This week in the history of the Queen Mary:
On December 31, 1937, Captain R. V. Peel, Commander of the Queen Mary, retired from active service with the Cunard White Star line after taking over for Sir Edgar Britten. According to The Glasgow Herald, Captain Peel, "...made a dramatic dash to take command of the Queen Mary in October, 1936, when Sir Edgar Britten was found unconscious in his cabin. About to start a three weeks' holiday he had to dress, pack, and dash to the liner in a car, and reached her when all was ready to cast off."
The Sarasota Herald-Tribune reported on December 29, 1943, that Staff Sergeant Robert E. Subury was missing in action after arriving in the South Pacific aboard the Queen Mary. "While he was aboard," the paper said, "this vessel was reported sunk, but that later proved erroneous and he arrived in Port Moresby after a trip around the tip of Africa."
The Sunday Star reported on December 30, 1951, that the Queen Mary had arrived in port 72 hours late due to a severe storm. Captain Harry Grattidge said it was "the worst Atlantic crossing I have seen in 31 years." At least 42 on board were injured during three nights of violent weather, and few passengers got any sleep. "Huge seas stove in portholes and smashed furniture and crockery in the cabins...Some passengers wedged themselves into corners and sat up all night with lifejackets handy," the paper reported.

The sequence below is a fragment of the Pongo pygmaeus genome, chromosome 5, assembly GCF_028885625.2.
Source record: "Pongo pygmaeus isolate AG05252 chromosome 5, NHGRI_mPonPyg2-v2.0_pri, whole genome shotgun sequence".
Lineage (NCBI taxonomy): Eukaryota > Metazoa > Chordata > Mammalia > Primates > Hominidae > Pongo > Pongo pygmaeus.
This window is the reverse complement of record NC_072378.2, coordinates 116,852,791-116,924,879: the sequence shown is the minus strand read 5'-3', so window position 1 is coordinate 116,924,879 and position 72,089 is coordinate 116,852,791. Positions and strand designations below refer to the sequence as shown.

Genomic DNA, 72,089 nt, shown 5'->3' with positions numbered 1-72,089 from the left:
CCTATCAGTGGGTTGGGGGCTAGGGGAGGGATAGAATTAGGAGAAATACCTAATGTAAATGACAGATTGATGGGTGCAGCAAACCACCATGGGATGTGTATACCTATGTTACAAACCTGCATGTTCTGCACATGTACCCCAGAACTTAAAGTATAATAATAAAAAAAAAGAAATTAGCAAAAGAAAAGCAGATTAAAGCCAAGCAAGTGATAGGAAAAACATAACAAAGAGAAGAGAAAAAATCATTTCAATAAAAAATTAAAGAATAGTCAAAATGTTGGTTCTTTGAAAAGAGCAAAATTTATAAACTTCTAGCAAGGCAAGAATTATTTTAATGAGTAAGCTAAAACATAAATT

One passenger quoted in the article, Mrs. Robert Mattuck of Vermont, stated that the sea "invaded [her] cabin, 40 feet above the waterline." Her 10-year-old daughter was drenched, as were their Christmas presents.
The Miami News reported on January 1, 1961 that 31-year-old former seaman, Leslie Larner, would return alone to Great Britain without the woman he had followed to America as a stowaway on board the Queen Mary. Miss Phyllis Scanlon turned him into immigration authorities when he attempted to stop her marriage to a serviceman she met in England.